IBM Said to Pay $130 Million to Acquire Video Startup Ustream

IBM Corp. Exteriors Ahead Of Earnings Figures

Pedestrians walk past International Business Machines Corp. company offices in New York.

Photographer: Craig Warga/Bloomberg
  • Deal will help IBM sell more video services to NFL, HBO
  • New video unit to be created, combining IBM's other purchases

IBM is buying live video stream provider Ustream to help sell more video services to clients including the National Football League, HBO and the Food Network, through its cloud platform.

With the acquisition, International Business Machines Corp. will create a unit that combines Ustream’s services with related technologies including those from previous purchases: multi-device video delivery platform Clearleap, data storage seller Cleversafe and file-transfer software provider Aspera. IBM is spending about $130 million to buy the startup, according to a person with knowledge of the matter, who asked not to be identified because the terms are not public. 

IBM is planning to use the combined technologies to help clients bring expanded video services for consumers and businesses to more devices, said Braxton Jarratt, who served as chief executive officer of Clearleap and will lead the new IBM unit. The market for cloud-based video software can reach $105 billion by 2019, he said. Jarratt declined to comment on the deal price and Ustream’s revenue. The news of the acquisition was previously reported by Fortune.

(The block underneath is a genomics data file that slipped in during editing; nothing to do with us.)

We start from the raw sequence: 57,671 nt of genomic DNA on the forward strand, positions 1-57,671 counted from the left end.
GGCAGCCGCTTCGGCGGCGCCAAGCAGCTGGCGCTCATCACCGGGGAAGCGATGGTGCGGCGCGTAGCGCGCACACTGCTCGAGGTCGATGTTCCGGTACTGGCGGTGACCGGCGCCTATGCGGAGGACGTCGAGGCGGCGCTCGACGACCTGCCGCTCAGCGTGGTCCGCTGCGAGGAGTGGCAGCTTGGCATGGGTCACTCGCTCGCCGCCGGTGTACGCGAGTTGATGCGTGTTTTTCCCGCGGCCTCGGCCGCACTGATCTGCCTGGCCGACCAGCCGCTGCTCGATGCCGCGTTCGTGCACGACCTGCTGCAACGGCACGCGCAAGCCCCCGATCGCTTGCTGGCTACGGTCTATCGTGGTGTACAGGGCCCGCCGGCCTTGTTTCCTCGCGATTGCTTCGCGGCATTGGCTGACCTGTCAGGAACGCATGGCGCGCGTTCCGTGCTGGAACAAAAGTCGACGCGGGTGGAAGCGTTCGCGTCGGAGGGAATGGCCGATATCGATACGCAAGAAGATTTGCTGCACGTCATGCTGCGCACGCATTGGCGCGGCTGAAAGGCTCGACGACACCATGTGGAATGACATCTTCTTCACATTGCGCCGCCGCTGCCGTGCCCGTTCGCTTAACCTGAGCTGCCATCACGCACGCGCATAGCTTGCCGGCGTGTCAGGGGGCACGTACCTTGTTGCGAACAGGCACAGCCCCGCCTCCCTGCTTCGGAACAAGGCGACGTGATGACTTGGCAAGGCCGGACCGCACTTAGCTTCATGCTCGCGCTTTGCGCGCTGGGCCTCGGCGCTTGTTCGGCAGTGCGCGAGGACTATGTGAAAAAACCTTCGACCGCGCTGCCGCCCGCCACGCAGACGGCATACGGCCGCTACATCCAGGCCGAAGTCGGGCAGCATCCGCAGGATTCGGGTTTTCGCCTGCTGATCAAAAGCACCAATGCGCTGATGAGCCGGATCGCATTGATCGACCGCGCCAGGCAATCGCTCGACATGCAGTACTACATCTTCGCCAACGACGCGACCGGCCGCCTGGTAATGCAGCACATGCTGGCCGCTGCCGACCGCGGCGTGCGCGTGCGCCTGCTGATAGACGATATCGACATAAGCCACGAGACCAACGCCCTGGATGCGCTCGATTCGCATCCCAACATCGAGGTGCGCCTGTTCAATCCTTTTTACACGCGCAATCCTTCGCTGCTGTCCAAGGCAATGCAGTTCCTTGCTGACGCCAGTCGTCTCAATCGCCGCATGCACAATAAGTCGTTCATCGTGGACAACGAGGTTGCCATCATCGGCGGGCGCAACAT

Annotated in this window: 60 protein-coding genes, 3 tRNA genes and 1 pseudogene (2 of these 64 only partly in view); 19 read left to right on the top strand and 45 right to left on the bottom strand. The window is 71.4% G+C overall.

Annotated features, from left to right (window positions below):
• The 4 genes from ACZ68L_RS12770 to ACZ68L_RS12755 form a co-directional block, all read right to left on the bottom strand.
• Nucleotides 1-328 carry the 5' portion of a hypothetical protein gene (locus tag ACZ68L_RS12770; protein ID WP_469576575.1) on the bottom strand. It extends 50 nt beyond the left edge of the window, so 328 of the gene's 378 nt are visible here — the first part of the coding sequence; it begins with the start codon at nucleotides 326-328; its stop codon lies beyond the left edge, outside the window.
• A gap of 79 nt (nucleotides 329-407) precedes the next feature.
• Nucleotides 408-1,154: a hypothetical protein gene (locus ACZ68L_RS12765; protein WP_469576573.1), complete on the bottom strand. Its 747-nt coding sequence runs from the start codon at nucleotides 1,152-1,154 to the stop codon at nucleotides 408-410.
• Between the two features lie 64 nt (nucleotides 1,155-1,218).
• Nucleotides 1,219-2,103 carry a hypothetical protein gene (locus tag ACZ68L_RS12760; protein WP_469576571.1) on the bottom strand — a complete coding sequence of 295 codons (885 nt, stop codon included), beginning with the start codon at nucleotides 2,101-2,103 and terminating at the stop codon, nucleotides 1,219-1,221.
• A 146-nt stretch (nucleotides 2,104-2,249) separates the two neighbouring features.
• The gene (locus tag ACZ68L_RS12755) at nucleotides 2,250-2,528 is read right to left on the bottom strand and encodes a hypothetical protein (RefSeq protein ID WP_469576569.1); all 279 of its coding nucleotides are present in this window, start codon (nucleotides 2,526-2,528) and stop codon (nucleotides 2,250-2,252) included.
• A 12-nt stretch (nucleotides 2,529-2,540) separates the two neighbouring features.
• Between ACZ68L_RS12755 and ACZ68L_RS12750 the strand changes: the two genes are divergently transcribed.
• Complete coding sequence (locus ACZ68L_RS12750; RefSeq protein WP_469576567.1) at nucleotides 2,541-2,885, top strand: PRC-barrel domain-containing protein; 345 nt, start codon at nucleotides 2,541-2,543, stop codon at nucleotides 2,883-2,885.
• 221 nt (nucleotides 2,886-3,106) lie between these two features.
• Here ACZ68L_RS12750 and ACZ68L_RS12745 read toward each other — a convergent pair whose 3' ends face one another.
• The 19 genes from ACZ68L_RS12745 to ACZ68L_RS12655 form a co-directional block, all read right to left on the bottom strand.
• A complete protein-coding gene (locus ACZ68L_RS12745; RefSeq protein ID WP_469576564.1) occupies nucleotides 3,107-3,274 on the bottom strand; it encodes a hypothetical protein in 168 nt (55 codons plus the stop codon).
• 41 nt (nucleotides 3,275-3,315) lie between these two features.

The new unit will “allow us to take services that HBO, the NFL, and other companies are using today global overnight,” he said.  “We’ll have the ability to stream video to any device at a very high quality.”

IBM isn’t the only large tech company to tap into the livestreaming and video markets. Amazon.com Inc. in 2014 bought Ustream competitor Twitch -- made popular by video game streaming -- for $970 million. Twitter Inc. last year purchased the livestreaming mobile application Periscope for an undisclosed price. Facebook Inc. and Snapchat have both focused on adding and improving the video capabilities in their services.

San Francisco-based Ustream, founded in 2007, raised about $50 million from investors including SoftBank Group Corp.’s venture arm and DCM Ventures. The company has data centers in San Jose, California, Amsterdam and Tokyo. IBM in 2014 said Ustream’s services would be available through the tech giant’s cloud platform. IBM Chief Executive Officer Ginni Rometty’s speech at CES, the annual consumer electronics show in Las Vegas, was also broadcast live on this platform.